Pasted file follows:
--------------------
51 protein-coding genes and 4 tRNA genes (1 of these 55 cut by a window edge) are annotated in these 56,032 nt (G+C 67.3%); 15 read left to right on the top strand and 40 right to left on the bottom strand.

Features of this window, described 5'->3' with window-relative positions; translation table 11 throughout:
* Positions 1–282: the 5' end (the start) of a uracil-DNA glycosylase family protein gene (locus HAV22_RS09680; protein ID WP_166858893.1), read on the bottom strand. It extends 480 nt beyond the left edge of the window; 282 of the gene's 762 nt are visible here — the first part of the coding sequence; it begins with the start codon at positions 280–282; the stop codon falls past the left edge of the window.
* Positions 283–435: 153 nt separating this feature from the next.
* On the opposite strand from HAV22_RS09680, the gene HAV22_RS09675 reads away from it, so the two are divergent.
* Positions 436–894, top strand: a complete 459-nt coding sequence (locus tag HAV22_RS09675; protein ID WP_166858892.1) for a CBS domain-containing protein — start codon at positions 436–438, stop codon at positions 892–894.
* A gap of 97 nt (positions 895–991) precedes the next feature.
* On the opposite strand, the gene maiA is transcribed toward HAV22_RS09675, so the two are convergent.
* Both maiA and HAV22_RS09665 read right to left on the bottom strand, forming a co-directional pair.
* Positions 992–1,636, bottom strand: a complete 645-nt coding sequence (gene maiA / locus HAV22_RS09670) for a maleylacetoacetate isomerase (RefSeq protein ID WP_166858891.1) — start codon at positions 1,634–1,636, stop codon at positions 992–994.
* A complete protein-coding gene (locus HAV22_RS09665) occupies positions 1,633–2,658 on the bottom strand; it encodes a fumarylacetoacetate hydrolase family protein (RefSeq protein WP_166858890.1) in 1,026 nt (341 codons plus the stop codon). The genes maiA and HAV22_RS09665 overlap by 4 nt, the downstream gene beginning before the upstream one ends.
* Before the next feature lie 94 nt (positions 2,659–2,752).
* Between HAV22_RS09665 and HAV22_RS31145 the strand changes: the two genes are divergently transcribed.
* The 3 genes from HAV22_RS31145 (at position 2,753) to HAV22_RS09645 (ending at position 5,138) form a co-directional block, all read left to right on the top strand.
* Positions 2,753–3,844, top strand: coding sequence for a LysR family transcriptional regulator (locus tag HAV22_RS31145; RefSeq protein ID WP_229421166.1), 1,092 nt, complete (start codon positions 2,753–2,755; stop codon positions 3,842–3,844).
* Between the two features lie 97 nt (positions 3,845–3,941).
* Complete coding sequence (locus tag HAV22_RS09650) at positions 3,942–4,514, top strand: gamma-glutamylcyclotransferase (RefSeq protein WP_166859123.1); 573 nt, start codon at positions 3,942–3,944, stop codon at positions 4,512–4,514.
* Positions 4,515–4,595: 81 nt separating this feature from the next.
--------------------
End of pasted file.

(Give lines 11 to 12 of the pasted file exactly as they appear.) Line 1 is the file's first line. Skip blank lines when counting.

* A complete protein-coding gene (locus HAV22_RS09665) occupies positions 1,633–2,658 on the bottom strand; it encodes a fumarylacetoacetate hydrolase family protein (RefSeq protein WP_166858890.1) in 1,026 nt (341 codons plus the stop codon). The genes maiA and HAV22_RS09665 overlap by 4 nt, the downstream gene beginning before the upstream one ends.
* Before the next feature lie 94 nt (positions 2,659–2,752).